He must have known he was fabricating, but didn’t let that niggle at his conscience. He was on a mission to snare converts, and the end justified the means. I suspect the more he thought and talked about the divinity of Christ, his sacrificial death, and his resurrection, the more real and useful these ideas became to him. I think it either didn’t bother him, or he wasn’t aware, that his ideas were fundamentally odd. He wouldn’t have wasted time questioning his own themes. He was too busy for that, too obsessed with winning people over. He wouldn’t have known his letters would one day be critically examined and compared with each other.

He was preaching and writing to people who, judged by today’s standards, were naïve, unsophisticated, isolated, and unread. Most of them would have had Paul’s epistles read to them. A well-written letter must have been impressive. When he appeared in person he was probably a self-righteous and confident teacher, which would have been enough to give him some credibility. He presumed his readers would be impressed by his claims that God inspired him, yet there’s clearly no objective reason why modern readers should be.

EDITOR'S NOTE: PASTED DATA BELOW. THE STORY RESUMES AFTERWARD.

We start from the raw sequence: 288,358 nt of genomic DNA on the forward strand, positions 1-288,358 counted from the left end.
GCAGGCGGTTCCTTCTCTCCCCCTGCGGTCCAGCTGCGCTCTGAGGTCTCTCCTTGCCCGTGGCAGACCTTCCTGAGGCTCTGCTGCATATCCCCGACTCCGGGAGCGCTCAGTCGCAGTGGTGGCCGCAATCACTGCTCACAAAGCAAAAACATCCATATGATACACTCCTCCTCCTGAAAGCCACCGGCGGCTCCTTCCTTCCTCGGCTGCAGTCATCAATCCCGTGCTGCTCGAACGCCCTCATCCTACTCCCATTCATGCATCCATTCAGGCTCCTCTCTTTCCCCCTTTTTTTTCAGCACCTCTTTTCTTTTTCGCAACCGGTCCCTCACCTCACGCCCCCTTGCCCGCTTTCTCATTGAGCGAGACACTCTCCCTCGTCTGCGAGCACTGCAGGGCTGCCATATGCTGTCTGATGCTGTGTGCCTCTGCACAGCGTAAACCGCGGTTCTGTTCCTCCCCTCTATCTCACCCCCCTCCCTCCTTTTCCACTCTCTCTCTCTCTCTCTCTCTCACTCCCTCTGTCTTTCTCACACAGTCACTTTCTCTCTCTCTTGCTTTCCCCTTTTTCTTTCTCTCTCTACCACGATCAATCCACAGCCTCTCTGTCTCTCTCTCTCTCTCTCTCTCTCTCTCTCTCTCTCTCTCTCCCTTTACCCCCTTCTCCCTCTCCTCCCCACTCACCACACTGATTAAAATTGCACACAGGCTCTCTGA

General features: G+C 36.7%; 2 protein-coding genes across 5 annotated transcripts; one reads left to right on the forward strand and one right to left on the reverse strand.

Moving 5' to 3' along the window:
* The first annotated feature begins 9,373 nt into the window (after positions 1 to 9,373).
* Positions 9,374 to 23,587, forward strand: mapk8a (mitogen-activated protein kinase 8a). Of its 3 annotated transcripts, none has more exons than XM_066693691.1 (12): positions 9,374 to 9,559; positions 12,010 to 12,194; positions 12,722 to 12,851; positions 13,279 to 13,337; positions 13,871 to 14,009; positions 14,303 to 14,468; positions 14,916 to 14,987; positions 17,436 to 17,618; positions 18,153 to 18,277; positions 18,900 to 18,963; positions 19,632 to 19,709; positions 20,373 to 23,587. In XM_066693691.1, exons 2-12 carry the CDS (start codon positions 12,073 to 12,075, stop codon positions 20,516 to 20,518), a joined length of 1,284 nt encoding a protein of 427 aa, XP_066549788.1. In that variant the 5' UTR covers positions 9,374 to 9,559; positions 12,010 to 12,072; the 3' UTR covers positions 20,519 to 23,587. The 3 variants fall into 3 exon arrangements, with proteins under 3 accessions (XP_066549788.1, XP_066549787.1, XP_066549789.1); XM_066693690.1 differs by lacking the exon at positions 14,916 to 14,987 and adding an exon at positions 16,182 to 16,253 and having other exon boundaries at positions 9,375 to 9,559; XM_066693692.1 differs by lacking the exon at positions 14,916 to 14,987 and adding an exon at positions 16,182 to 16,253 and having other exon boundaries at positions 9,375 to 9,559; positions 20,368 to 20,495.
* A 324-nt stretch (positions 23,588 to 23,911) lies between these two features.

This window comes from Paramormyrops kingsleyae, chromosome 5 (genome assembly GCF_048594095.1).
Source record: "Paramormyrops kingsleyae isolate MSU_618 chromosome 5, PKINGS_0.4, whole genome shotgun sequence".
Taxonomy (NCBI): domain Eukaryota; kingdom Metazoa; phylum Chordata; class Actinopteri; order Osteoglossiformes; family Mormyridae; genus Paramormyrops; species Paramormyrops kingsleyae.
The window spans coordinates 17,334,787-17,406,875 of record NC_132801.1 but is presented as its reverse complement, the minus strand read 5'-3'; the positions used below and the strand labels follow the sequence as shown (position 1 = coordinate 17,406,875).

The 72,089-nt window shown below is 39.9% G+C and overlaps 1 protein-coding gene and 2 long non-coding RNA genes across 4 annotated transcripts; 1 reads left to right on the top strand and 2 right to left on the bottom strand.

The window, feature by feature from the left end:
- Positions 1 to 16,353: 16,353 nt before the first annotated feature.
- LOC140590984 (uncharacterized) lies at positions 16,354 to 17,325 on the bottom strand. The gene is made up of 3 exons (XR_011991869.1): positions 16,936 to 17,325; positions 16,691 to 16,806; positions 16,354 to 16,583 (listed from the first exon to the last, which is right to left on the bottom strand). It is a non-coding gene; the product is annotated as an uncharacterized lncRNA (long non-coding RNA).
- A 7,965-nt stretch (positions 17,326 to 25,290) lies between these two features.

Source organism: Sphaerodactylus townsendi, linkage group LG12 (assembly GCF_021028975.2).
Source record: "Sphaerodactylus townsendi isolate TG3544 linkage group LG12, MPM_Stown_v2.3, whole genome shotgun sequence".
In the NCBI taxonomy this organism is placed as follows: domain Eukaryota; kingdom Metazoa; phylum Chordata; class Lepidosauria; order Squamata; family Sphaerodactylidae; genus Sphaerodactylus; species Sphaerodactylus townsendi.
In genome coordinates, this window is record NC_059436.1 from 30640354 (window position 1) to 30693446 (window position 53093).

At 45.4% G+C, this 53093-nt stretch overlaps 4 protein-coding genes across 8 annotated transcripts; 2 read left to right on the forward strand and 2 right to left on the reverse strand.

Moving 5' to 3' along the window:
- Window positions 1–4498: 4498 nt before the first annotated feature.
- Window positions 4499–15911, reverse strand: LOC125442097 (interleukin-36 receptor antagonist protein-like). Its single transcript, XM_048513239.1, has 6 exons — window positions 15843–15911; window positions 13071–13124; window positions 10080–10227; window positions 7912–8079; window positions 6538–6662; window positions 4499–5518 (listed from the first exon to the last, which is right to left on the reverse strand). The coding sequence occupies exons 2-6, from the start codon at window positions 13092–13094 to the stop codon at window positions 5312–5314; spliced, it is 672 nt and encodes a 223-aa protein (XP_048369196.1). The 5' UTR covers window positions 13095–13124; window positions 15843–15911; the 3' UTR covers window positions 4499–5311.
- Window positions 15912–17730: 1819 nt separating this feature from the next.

There is also good reason to think the Paul in Acts (actually there were at least two), was not the same dude who wrote the letters. At least some of the "journies" were made up, and have been demonstrated to have an impossible time line. The philosophies of the(se) Pauls are different. http://oyc.yale.edu/religious-studies/rl...lecture-14

Insufferable know-it-all.Einstein God has a plan for us. Please stop screwing it up with your prayers.